BY STAFF REPORTER
NORTHERN IRELAND’S Catholic bishops met representatives of a Loyalist group in an effort to build “peace, understanding and reconciliation”, Irish Cardinal Seán Brady of Armagh has said.
The cardinal, together with Armagh Auxiliary Bishop Gerard Clifford and Belfast Bishop Noel Treanor, met members of the Ulster Political Research Group, an advisory body linked to the Ulster Defence Association (UDA), an outlawed paramilitary group.
“This was a highly significant meeting, important in its symbolism as well as its substance,” Cardinal Brady said afterwards. “We met to inspire hope, to encourage each other and our respective communities in working for a future based on peace, justice and a better way of life for all.” Founded in 1970 to protect Protestants in Northern Ireland from nationalist violence, the UDA and its military wing, the Ulster Freedom Fighters, were involved in more than 250 murders, mostly of Catholics.
Archbishop Brady said: “We wanted to help in any way we can to address fears and build trust. We especially wanted to better understand the concerns and hopes of the Loyalist community. We wanted to convey our concern about addressing social and economic need in areas where the Loyalist tradition is celebrated and cherished. We wanted to talk about building hope and confidence for all in these times of dramatic economic downturn.” Although the UDA has been honouring a ceasefire since 2007 the bishops told the Ulster Political Research Group there was still “real fear within the Catholic community” that they would renew violent activity in the future.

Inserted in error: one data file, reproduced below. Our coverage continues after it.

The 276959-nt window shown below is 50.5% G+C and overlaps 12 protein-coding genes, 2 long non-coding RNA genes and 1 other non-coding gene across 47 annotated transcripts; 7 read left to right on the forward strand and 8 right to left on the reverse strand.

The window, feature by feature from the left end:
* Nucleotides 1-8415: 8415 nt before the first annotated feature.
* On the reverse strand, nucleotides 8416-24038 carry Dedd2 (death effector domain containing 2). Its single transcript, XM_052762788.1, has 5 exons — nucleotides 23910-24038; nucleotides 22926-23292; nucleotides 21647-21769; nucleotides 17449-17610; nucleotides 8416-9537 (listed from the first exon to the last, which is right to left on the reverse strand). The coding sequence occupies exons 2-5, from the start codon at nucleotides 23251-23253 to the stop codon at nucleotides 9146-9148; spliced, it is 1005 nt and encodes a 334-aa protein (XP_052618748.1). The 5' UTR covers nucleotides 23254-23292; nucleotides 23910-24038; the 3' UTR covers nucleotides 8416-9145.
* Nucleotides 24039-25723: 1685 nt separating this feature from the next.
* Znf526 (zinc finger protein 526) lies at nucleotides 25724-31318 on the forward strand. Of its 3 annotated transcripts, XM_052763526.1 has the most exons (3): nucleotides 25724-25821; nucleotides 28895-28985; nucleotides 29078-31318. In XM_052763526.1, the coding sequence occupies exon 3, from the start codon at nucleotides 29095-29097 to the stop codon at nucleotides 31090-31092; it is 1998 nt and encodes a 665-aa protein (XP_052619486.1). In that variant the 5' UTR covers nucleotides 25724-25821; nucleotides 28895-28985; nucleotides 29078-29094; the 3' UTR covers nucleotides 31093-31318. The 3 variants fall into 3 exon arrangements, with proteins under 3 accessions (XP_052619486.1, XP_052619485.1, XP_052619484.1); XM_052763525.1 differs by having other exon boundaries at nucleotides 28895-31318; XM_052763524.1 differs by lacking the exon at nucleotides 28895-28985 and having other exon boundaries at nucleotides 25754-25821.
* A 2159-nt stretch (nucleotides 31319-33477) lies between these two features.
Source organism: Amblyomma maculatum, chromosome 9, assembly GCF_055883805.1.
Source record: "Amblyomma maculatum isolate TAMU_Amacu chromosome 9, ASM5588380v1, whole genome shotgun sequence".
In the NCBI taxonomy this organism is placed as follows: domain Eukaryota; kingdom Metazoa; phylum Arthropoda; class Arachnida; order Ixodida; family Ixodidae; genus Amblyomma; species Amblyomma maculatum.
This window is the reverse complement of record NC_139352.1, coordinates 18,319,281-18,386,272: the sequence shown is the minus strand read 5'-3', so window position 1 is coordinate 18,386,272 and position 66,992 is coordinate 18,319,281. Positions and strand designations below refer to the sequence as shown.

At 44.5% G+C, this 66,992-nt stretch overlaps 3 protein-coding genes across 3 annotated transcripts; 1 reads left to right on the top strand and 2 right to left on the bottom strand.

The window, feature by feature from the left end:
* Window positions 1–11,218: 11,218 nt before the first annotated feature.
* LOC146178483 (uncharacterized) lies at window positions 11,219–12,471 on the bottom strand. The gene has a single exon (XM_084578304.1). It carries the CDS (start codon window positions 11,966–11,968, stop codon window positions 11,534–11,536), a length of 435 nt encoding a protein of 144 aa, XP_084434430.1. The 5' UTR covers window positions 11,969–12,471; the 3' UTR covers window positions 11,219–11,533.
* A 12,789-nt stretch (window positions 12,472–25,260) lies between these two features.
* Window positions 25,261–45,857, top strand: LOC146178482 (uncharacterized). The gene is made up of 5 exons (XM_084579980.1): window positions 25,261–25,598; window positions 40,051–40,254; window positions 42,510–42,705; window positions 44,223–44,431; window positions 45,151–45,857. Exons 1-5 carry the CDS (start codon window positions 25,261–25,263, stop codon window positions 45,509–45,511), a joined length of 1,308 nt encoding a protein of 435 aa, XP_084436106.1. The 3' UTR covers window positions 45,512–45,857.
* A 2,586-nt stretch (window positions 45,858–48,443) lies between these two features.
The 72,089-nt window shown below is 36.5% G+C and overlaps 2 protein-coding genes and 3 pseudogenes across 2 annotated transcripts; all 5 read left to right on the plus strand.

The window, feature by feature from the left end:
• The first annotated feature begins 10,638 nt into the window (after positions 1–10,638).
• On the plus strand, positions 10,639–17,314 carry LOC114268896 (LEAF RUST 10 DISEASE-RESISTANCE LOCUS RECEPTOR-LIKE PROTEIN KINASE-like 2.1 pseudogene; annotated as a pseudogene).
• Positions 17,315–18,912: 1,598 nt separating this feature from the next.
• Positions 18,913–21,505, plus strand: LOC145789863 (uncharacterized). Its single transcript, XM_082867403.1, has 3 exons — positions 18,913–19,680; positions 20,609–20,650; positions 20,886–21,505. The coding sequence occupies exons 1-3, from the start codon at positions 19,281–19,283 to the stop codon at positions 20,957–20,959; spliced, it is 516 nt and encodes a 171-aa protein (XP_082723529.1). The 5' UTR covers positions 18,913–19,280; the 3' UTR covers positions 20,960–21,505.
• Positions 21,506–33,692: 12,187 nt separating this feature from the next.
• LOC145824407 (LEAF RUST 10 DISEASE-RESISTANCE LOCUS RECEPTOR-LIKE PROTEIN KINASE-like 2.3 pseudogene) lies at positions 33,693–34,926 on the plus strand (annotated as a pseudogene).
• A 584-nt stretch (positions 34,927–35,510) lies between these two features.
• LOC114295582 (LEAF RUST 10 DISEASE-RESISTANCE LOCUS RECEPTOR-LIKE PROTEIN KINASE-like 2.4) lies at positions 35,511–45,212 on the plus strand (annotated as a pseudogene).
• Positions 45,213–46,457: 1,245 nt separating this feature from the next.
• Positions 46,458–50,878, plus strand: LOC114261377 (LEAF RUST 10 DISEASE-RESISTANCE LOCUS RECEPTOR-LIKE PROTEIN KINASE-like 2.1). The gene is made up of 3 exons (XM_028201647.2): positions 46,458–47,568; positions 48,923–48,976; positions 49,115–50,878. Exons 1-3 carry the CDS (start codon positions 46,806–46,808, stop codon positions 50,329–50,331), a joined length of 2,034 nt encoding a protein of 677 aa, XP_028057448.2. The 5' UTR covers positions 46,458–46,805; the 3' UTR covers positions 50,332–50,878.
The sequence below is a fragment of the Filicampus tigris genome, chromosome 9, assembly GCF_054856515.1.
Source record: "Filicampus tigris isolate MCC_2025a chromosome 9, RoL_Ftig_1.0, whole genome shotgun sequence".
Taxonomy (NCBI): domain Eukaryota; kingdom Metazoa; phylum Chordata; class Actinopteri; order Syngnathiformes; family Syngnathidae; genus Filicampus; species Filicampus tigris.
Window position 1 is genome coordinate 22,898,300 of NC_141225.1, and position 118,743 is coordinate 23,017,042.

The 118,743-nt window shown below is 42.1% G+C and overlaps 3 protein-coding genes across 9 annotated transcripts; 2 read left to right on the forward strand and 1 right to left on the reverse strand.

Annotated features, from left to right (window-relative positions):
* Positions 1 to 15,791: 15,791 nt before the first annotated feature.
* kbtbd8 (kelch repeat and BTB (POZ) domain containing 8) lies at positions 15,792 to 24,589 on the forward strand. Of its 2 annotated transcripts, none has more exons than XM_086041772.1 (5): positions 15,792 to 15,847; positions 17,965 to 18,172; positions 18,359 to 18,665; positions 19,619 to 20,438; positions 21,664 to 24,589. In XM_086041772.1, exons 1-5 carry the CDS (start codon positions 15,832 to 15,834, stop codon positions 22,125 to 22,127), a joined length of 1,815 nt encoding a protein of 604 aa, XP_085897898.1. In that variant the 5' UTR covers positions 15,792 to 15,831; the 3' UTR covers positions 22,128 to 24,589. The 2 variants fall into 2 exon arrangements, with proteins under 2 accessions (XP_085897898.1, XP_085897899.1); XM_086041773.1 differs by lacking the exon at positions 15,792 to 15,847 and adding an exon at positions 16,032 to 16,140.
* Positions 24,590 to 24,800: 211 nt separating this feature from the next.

Cardinal Brady said the bishops were “greatly encouraged by the assurance given by the UPRG today that there is no going back to the past, that together we are building a new future”.
“The only viable future for Northern Ireland is a totally peaceful and reconciled future based on mutual respect and a shared commitment to peaceful and democratic means of dealing with age-old political differences,” he added.
Frankie Gallagher, spokesman for the research group, said the issue of decommissioning weapons was not discussed at the meeting.
“We acknowledge the concerns expressed by Cardinal Brady of the fears that exist within the Catholic community, as many of the Protestant community share similar fears from extreme nationalist elements,” Mr Gallagher said. “We hope that today’s meeting has gone some way to alleviating those fears.”